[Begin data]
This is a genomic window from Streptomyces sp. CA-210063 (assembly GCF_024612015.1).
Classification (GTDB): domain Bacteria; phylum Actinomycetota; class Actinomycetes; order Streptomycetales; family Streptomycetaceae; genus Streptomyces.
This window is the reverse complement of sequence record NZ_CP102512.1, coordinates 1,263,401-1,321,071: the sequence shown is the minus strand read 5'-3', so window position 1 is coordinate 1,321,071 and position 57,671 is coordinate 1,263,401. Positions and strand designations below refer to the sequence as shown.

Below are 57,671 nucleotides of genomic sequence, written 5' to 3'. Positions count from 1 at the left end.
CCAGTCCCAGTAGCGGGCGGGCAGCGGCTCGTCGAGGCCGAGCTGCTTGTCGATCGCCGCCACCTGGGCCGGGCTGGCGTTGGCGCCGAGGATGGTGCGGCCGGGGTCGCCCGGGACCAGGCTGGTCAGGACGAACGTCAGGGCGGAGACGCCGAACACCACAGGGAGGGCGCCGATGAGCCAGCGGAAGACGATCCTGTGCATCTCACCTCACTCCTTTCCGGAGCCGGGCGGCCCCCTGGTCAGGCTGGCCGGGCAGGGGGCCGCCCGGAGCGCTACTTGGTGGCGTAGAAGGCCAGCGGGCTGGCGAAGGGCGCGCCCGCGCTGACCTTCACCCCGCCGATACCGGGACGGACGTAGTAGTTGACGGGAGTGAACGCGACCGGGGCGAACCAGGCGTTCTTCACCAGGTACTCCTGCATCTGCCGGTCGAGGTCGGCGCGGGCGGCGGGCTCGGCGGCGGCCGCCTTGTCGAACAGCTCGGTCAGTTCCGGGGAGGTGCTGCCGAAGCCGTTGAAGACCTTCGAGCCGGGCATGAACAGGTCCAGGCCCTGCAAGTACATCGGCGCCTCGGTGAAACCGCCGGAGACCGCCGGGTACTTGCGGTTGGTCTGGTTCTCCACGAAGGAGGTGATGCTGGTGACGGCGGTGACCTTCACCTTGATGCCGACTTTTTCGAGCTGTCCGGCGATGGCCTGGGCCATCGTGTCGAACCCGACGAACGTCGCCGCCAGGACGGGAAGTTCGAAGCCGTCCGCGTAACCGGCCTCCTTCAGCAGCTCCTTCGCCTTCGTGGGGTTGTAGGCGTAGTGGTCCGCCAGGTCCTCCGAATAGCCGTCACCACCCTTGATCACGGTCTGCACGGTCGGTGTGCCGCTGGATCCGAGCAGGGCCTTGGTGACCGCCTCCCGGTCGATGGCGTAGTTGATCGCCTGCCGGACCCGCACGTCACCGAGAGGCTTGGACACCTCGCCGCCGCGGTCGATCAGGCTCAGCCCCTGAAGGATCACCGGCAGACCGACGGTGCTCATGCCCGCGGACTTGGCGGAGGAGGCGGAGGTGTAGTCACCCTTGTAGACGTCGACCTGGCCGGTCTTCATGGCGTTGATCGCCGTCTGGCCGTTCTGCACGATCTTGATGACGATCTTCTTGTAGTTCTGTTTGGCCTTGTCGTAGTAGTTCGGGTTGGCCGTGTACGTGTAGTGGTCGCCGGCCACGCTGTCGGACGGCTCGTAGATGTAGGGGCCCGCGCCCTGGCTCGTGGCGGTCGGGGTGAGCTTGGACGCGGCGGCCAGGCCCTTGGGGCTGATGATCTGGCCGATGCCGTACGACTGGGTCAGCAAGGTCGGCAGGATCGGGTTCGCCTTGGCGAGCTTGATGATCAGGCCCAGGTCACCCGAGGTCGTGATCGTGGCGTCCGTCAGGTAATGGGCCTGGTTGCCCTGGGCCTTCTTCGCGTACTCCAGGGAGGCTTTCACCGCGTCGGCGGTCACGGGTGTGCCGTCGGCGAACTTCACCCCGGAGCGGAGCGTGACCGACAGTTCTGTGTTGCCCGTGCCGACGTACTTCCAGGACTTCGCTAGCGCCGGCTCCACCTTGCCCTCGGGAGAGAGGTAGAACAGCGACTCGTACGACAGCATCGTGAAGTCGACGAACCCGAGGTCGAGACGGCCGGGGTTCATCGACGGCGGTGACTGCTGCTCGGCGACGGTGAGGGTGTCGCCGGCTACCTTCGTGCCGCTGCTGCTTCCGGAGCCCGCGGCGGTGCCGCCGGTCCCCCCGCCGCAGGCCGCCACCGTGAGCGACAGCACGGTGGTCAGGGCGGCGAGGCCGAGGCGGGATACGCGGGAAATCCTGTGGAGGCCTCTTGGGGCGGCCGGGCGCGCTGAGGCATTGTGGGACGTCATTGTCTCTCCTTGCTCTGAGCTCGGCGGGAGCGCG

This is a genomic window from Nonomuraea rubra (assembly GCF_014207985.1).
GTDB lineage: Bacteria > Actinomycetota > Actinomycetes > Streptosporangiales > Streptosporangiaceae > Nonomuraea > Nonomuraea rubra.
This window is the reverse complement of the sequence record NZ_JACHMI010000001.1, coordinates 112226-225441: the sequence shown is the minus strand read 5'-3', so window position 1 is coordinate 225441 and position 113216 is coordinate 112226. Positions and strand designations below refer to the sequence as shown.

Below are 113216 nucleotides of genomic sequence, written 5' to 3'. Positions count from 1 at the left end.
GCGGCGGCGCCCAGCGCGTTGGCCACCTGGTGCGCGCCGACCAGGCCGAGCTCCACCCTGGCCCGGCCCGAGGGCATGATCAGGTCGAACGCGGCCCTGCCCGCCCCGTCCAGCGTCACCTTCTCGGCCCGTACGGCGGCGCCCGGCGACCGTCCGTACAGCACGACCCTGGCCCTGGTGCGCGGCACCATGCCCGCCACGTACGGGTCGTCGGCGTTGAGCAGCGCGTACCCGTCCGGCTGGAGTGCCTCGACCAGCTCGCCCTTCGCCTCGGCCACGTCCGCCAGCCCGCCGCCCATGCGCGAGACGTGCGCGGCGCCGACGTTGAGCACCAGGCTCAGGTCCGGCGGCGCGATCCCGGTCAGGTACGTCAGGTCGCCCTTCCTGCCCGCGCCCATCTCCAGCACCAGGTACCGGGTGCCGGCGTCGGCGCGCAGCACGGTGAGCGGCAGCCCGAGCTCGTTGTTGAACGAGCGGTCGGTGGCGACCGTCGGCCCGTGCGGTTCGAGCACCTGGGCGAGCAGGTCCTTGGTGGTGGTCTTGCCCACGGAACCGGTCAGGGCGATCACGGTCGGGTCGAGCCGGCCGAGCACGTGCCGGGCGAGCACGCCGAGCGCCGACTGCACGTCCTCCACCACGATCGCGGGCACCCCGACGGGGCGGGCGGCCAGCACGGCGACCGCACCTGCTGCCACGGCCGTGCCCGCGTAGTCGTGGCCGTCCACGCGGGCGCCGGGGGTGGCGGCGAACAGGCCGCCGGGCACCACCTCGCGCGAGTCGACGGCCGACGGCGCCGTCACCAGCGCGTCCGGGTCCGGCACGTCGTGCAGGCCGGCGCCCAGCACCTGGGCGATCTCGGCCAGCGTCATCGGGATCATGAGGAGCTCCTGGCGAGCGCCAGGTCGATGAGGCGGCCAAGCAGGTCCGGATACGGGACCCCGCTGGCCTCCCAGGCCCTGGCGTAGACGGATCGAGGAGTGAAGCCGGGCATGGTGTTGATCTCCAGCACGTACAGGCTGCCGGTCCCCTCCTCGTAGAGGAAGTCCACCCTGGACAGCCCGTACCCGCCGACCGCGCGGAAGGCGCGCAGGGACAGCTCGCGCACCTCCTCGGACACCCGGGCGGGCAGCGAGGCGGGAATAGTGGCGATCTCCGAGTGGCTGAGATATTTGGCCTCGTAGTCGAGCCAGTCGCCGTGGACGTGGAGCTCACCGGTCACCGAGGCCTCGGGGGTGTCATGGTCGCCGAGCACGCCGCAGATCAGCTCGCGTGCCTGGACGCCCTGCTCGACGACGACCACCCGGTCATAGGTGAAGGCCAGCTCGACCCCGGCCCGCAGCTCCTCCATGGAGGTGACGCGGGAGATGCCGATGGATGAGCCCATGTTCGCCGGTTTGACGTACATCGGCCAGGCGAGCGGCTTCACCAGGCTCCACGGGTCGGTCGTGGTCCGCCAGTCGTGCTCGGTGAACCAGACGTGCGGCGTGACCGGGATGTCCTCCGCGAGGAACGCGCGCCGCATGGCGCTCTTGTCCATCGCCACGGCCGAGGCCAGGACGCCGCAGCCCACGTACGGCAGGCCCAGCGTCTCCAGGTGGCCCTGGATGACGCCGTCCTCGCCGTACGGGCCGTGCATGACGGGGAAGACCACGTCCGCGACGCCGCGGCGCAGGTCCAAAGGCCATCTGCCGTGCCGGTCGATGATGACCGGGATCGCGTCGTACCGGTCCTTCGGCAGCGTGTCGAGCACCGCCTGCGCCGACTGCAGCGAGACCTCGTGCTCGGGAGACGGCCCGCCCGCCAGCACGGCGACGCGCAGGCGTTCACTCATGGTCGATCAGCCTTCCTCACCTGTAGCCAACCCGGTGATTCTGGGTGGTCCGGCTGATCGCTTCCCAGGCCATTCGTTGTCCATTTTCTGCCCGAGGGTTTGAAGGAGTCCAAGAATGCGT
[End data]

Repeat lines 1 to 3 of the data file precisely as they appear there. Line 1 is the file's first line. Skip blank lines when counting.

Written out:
This is a genomic window from Streptomyces sp. CA-210063 (assembly GCF_024612015.1).
Classification (GTDB): domain Bacteria; phylum Actinomycetota; class Actinomycetes; order Streptomycetales; family Streptomycetaceae; genus Streptomyces.
This window is the reverse complement of sequence record NZ_CP102512.1, coordinates 1,263,401-1,321,071: the sequence shown is the minus strand read 5'-3', so window position 1 is coordinate 1,321,071 and position 57,671 is coordinate 1,263,401. Positions and strand designations below refer to the sequence as shown.